Have you added a pup to your pack recently or transitioned to a remote role and you need to figure out how to manage your workday and still give your pup some quality time? Here are some great tips and tricks, and a sample schedule that you can adapt to your own workday and lifestyle.
Decide where you’ll do the bulk of your work. Are you okay with your laptop so your pup can sit next to you on your bed or the couch? Or do you need a more formal desk setup with a second monitor and all the office bells and whistles to feel your most productive? Either way, set up your space and let your dog get used to seeing it. If you have a private home office, decide if you will even allow your dog into the office. If the answer is no, you need to stick to your guns and only engage with your dog in the spaces you want them to stay in.
Unlike in your office at work, you won’t be able to work straight through the day. The night before or first thing in the morning, take a look at your calendar. What do you have due for the day? When are your conference calls? Take a few minutes to plan out when you will have time to take breaks to walk and feed your dog and make sure they’re getting enough attention. Yes, this is time-consuming, but you’ll be much more productive. Don’t forget you’ll have a little more time since you may not have to get as dressed up (or even put on pants) and you don’t have to commute both ways. If you have a puppy or young dog that still needs to nap throughout the day, you might want to set up their crate away from where you’re working so you can give them some time in their crate to take a nap while you take calls or meetings or even have a block of uninterrupted time to get your work done. As a bonus, you may feel more energized and be more productive since you’re taking breaks.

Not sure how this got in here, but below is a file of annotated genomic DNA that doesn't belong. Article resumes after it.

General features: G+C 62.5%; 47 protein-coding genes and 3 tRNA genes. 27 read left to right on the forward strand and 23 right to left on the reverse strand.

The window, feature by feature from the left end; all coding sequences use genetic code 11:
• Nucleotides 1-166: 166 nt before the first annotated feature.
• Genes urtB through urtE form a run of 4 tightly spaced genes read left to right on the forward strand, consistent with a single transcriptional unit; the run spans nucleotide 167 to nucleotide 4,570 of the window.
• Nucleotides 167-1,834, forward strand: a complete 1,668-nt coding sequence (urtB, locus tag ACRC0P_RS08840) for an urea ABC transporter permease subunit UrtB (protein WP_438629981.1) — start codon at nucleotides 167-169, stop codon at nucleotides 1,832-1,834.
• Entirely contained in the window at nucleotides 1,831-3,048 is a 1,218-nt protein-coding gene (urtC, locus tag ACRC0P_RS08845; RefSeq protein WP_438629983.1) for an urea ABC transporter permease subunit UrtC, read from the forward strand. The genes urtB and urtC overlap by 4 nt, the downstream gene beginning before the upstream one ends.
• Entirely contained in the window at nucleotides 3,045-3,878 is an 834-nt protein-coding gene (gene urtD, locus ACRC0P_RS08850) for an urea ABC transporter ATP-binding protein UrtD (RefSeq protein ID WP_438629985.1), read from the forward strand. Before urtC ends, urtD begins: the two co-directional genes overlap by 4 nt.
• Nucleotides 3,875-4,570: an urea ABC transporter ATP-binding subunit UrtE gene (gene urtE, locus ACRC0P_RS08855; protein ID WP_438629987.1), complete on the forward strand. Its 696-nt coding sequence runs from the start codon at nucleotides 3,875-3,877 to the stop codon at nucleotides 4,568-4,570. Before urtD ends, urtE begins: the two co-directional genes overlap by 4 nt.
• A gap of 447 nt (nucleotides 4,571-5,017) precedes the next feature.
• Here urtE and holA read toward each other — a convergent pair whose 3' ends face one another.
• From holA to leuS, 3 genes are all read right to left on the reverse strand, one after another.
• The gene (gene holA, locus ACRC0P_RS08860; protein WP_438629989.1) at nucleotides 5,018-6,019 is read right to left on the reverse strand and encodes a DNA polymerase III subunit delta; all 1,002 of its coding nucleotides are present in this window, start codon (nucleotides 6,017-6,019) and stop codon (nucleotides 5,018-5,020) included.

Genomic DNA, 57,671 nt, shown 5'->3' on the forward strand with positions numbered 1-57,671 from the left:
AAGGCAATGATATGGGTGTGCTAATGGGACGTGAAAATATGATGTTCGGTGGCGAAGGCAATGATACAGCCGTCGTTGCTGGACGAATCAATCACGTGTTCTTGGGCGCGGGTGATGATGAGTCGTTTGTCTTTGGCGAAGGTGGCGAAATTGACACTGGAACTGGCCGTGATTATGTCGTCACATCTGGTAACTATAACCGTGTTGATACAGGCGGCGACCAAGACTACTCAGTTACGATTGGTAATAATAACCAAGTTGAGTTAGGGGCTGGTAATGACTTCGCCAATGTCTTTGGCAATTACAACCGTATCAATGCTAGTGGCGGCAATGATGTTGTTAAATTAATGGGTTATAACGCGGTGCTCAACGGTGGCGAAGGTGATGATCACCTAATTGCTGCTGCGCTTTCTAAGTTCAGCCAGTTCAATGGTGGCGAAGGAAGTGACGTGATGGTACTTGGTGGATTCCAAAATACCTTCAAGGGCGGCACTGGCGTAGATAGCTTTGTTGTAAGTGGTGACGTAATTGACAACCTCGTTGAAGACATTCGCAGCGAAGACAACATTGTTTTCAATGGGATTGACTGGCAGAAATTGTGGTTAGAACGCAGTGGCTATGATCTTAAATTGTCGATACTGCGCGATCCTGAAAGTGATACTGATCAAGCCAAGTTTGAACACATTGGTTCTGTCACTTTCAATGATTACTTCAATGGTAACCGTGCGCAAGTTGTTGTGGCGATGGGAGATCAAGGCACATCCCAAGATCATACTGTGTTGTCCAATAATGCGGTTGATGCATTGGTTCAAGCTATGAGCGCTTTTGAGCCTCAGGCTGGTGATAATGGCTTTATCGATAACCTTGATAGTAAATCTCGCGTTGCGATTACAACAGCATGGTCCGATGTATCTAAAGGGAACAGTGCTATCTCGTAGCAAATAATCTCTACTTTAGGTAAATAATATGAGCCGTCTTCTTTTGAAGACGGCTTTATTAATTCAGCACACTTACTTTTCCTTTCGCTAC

You might need to wake up a little earlier or block some time in the afternoon to make sure your dog is getting out for a real walk. This will help them burn some extra energy. Should longer walks not be an option or your pup needs something else to do, try adding some playtime in the house. You can grab some puzzle toys for them to work on and spend some time obedience training.
If your pup loves to learn and has the basics down, you can work on tricks like high fives, crawling, or get in your box. These tricks, as well as many others, count for the American Kennel Club’s Novice Trick Dog Title if that’s something you are interested in pursuing. If your pup isn’t ready to perform tricks, the basics like, sit, down, come and stay can be fun and engaging to work on together.
You could even put together a basket of special toys and puzzles that you only use during these play breaks. Those toys will become extra special for your pup since they know it will mean some quality time with you! I keep some tuggers in a special bin and only take them out for play breaks with my dog. His tail starts wagging as soon as he sees that tugger come out! He knows exactly what it means – FUN!
While there may be some variation in your days, try to get up at the same time and keep walks and meals around the same general times each day. This will not only help your pup but it might help you feel more productive too, especially if you have never worked from home before. When working remotely you may find you have trouble shutting down at the end of the day. Your dog may be able to help you keep some work-life balance.
Somehow pups have a sense of when we’re on the phone and can’t drop everything to play for a few minutes. Your pup might start doing everything they can think of to get your attention when you are on the phone or a video conference – including destroying things they don’t usually even pay attention to. This is not going to help you focus on the task at hand.